Seriously. That was my first concrete thought as my students dove under the table in our English classroom, and my first action was to step across the room to try to steady the bookcase that was precariously swaying from side-to-side. Looking outside, I could see the students' cars rolling and bouncing in the parking lot.
Coming from Minnesota, I didn't know that the earthquake I was standing through was big. But it was forty-five minutes later when my students decided to come out from under the classroom table, and I walked with the pastor into the sanctuary, where part of the wall behind the altar had come down.
Because the electricity had gone out, Cindy and I didn't know until this morning that Sendai, a town about 40 miles away, had huge damage and numbers of deaths. We didn't know about the tsunami, wiping away homes and people. We didn't know about the nuclear power plants, of which people are still waiting for news.
In the city of Fukushima, we've heard that five people died in a nursing home collapse. Walking our neighborhood, one can see broken stone walls, large cracks in buildings, broken glass, etc. The apartment that Cindy and I share looked like a disaster area after the quake--things had fallen from cupboards, shelves, desks, etc. and were all on the floor. Last night we saw many people stranded, huddled in blankets in hotel lobbies and on supermarket floors. This morning we joined what seemed like a large portion of the city in searching for water and food at the grocery store. Pastor went to a water distribution line and said 200 people were waiting to receive water. The church members all seem to be okay, and I think right now we are all just...waiting. For water, and more news, and an end to the aftershocks and directions of how to help.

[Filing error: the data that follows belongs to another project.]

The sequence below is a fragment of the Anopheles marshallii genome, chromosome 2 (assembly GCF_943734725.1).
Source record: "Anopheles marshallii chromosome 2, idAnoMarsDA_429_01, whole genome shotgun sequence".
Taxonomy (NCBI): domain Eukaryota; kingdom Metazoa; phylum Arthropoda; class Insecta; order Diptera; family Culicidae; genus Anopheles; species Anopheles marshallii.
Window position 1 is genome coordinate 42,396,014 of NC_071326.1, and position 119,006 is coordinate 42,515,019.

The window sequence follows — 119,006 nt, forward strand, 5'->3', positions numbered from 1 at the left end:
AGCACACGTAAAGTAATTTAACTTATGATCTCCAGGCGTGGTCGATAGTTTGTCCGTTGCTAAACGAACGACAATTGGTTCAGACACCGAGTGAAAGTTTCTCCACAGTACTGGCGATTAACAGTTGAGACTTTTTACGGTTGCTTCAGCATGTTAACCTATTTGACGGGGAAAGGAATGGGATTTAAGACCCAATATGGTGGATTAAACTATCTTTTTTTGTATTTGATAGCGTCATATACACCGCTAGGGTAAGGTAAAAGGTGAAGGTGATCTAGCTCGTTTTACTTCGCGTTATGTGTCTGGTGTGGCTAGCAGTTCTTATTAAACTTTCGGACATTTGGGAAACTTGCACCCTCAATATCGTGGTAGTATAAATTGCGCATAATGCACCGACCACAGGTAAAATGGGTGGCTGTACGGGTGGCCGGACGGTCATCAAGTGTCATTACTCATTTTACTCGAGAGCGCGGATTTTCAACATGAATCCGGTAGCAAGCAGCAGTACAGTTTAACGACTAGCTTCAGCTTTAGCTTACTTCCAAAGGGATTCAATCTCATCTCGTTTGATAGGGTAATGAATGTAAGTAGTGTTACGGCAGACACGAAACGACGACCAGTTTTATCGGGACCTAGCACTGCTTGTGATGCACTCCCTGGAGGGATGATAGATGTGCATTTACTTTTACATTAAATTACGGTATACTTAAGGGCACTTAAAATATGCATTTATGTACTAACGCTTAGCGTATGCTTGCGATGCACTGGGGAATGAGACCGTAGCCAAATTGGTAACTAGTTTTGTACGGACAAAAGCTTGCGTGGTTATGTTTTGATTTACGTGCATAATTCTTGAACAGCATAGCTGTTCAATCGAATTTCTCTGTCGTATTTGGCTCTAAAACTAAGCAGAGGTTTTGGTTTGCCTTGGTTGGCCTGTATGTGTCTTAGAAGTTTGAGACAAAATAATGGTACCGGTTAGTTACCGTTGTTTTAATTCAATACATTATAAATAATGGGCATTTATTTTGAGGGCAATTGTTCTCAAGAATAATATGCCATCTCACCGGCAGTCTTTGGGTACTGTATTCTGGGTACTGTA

It's a strange and slightly ironic thing to have no water, while I'm feeling slightly sea-sick from the multitudes of waves that keep rumbling through. I always thought that earthquakes just happened and then were over. Apparently not.
We are so thankful for the prayers of many! As news of damage and death continues to pour in, I hope that prayers also continue to flow out like an altogether different "tsunami"--one of God's power, truth, and love.
We've been warned that it's highly likely that we'll lose electricity again for a bit, and I'm not sure yet about water, etc. I'll try to post updates when possible! Thank you for so many prayers and words of love!
And now I'm signing out...because we're going to go walk around and look for bathrooms. People survived walking to outhouses for years, right? :)